6H6A1067.JPGThis is highly relevant in the context of Artificial Intelligence (AI), whereby research and development in this domain requires a different set of skills besides expertise in certain programming languages. These include, great problem solving and analytical skills, to be able to perform their work efficiently in terms of identifying which algorithms to apply for different problems and within multiple domains. Moreover, knowledge of probability, statistics and mathematics is required to fully understand different AI concepts and models, not to mention the ability to use the right metrics to evaluate such AI models. However, there are other natural skills required to be able to excel in such a domain; that of being creative and curious in order to identify innovative ways on how to approach and find solutions to certain problems. A continuous learning appetite and a passion to succeed (i.e., a never giving up attitude) is also a must for AI professionals to be successful, since it is very important that they keep themselves updated with the latest developments and practices, due to the highly dynamic nature of the technology industry. Therefore, AI upskilling should also include participation into the appropriate online communities, meet-ups, conferences and workshops, besides traditional classroom and online-based learning. This is all part of MITA’s journey towards promoting professional development, whereby we are instilling a culture of innovation through emerging technologies which shall strengthen employees’ growth and their personal development, thus ensuring employee retention.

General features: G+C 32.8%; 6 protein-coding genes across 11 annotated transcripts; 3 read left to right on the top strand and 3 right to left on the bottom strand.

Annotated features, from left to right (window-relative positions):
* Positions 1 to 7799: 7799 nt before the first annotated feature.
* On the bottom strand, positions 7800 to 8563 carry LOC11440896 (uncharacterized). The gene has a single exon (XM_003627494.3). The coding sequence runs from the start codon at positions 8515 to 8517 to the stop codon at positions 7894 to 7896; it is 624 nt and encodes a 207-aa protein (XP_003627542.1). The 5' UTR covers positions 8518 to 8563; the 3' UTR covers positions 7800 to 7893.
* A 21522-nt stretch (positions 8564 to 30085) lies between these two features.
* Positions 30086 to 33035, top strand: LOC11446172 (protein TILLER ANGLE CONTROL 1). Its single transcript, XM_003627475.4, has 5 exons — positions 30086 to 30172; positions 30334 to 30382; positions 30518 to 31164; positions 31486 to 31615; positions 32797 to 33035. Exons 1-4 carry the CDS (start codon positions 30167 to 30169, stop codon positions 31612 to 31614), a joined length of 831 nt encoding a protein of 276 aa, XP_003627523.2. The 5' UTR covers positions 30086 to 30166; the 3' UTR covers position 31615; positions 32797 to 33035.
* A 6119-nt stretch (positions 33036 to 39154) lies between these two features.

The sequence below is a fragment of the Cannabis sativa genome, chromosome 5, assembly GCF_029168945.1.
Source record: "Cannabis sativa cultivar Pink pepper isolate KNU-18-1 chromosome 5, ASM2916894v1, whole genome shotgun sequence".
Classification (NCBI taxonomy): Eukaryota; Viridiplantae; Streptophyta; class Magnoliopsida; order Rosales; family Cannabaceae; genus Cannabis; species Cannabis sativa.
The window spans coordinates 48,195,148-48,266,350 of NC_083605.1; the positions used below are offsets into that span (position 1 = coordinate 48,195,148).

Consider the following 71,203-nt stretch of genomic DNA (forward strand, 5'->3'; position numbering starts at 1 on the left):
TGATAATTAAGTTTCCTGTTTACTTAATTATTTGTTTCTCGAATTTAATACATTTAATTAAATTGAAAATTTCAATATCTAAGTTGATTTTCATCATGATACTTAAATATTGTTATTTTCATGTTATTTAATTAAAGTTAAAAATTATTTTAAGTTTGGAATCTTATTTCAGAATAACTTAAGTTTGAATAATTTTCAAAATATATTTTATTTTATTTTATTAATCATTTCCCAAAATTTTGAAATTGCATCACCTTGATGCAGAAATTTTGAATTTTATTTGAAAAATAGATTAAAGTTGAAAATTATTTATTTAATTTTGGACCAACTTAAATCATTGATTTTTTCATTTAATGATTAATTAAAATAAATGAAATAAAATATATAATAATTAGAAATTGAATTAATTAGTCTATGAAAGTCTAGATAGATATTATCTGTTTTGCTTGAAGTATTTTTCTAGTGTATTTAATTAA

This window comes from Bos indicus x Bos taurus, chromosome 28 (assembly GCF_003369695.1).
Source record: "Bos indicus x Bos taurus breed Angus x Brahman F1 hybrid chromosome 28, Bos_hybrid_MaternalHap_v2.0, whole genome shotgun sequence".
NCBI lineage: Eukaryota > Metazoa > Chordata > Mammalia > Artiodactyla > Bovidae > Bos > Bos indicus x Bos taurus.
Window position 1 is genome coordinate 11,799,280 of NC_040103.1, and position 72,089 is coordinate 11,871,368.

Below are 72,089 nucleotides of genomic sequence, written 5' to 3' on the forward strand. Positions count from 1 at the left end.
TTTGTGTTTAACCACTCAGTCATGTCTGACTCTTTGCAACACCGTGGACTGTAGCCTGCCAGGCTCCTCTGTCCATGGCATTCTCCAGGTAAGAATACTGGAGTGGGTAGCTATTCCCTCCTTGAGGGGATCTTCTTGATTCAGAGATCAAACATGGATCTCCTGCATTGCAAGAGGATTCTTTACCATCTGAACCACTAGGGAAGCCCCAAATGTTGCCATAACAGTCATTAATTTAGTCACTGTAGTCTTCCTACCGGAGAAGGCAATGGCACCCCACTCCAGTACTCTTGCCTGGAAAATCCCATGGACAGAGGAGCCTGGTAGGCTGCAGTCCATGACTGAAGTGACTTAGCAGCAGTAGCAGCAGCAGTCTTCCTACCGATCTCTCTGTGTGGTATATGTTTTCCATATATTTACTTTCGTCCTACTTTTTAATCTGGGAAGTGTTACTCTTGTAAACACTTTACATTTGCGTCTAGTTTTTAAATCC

This is where coaching and training come in, to help maintain a viable talent culture across the organisation.

Training is considered as the go-to upskilling method; the de facto approach towards personal and professional development.  Everyone knows what it means and what it does; it’s been around for ages with the notion of ‘practice makes perfect’. But what about coaching? Reality is that coaching has been around for thousands of years.  The early Olympians had coaches to help them train, Socrates lost his life for it; today coaching is a must for athletes from a young age. What about using coaching as a methodology to help sharpen and/or develop skills which are being demanded to indeed help professionals to survive and thrive in today’s modern workplace?